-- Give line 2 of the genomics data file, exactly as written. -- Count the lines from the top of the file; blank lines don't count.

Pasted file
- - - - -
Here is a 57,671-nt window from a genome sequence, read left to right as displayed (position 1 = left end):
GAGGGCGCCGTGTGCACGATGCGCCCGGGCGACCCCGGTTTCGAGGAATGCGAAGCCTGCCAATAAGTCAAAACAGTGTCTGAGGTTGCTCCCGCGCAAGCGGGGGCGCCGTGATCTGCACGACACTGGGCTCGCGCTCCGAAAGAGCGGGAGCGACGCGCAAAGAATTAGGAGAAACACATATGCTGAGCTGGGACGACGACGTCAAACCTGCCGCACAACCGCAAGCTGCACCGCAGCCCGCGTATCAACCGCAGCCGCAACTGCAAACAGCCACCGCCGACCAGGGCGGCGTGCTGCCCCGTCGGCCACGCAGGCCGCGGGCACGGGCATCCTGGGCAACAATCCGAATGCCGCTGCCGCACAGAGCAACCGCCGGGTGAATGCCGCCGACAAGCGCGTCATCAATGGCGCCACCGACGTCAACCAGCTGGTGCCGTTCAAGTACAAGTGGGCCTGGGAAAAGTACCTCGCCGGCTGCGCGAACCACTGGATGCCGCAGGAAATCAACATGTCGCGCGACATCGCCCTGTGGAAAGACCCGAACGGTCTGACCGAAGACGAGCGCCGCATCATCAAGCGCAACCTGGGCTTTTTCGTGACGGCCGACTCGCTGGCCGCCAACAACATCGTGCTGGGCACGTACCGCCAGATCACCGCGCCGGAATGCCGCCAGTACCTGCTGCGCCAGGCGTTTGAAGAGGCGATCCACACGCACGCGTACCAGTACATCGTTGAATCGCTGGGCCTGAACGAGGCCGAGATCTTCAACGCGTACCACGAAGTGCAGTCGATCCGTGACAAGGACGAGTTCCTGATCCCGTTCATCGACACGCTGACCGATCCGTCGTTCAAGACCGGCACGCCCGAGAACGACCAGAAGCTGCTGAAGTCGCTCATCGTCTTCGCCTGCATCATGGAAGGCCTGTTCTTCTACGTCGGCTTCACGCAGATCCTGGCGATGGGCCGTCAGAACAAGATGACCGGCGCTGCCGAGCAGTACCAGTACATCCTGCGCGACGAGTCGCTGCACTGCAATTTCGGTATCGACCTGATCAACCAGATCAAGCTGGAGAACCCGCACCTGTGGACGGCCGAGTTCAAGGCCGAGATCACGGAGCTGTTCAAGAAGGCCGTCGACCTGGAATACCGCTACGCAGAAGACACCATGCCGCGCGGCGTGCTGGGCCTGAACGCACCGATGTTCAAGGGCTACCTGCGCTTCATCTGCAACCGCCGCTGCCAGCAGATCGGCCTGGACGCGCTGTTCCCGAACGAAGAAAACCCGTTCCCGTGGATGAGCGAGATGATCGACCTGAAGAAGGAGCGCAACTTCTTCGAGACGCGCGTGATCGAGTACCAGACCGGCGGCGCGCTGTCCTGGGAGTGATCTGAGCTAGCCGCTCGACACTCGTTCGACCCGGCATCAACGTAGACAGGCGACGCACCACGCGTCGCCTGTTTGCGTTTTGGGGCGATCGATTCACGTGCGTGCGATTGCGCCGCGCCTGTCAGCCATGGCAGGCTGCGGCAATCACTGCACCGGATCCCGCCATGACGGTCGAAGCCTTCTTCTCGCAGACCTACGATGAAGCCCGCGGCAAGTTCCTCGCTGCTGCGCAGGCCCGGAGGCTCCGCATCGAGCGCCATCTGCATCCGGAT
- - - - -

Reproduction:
GAGGGCGCCGTGTGCACGATGCGCCCGGGCGACCCCGGTTTCGAGGAATGCGAAGCCTGCCAATAAGTCAAAACAGTGTCTGAGGTTGCTCCCGCGCAAGCGGGGGCGCCGTGATCTGCACGACACTGGGCTCGCGCTCCGAAAGAGCGGGAGCGACGCGCAAAGAATTAGGAGAAACACATATGCTGAGCTGGGACGACGACGTCAAACCTGCCGCACAACCGCAAGCTGCACCGCAGCCCGCGTATCAACCGCAGCCGCAACTGCAAACAGCCACCGCCGACCAGGGCGGCGTGCTGCCCCGTCGGCCACGCAGGCCGCGGGCACGGGCATCCTGGGCAACAATCCGAATGCCGCTGCCGCACAGAGCAACCGCCGGGTGAATGCCGCCGACAAGCGCGTCATCAATGGCGCCACCGACGTCAACCAGCTGGTGCCGTTCAAGTACAAGTGGGCCTGGGAAAAGTACCTCGCCGGCTGCGCGAACCACTGGATGCCGCAGGAAATCAACATGTCGCGCGACATCGCCCTGTGGAAAGACCCGAACGGTCTGACCGAAGACGAGCGCCGCATCATCAAGCGCAACCTGGGCTTTTTCGTGACGGCCGACTCGCTGGCCGCCAACAACATCGTGCTGGGCACGTACCGCCAGATCACCGCGCCGGAATGCCGCCAGTACCTGCTGCGCCAGGCGTTTGAAGAGGCGATCCACACGCACGCGTACCAGTACATCGTTGAATCGCTGGGCCTGAACGAGGCCGAGATCTTCAACGCGTACCACGAAGTGCAGTCGATCCGTGACAAGGACGAGTTCCTGATCCCGTTCATCGACACGCTGACCGATCCGTCGTTCAAGACCGGCACGCCCGAGAACGACCAGAAGCTGCTGAAGTCGCTCATCGTCTTCGCCTGCATCATGGAAGGCCTGTTCTTCTACGTCGGCTTCACGCAGATCCTGGCGATGGGCCGTCAGAACAAGATGACCGGCGCTGCCGAGCAGTACCAGTACATCCTGCGCGACGAGTCGCTGCACTGCAATTTCGGTATCGACCTGATCAACCAGATCAAGCTGGAGAACCCGCACCTGTGGACGGCCGAGTTCAAGGCCGAGATCACGGAGCTGTTCAAGAAGGCCGTCGACCTGGAATACCGCTACGCAGAAGACACCATGCCGCGCGGCGTGCTGGGCCTGAACGCACCGATGTTCAAGGGCTACCTGCGCTTCATCTGCAACCGCCGCTGCCAGCAGATCGGCCTGGACGCGCTGTTCCCGAACGAAGAAAACCCGTTCCCGTGGATGAGCGAGATGATCGACCTGAAGAAGGAGCGCAACTTCTTCGAGACGCGCGTGATCGAGTACCAGACCGGCGGCGCGCTGTCCTGGGAGTGATCTGAGCTAGCCGCTCGACACTCGTTCGACCCGGCATCAACGTAGACAGGCGACGCACCACGCGTCGCCTGTTTGCGTTTTGGGGCGATCGATTCACGTGCGTGCGATTGCGCCGCGCCTGTCAGCCATGGCAGGCTGCGGCAATCACTGCACCGGATCCCGCCATGACGGTCGAAGCCTTCTTCTCGCAGACCTACGATGAAGCCCGCGGCAAGTTCCTCGCTGCTGCGCAGGCCCGGAGGCTCCGCATCGAGCGCCATCTGCATCCGGAT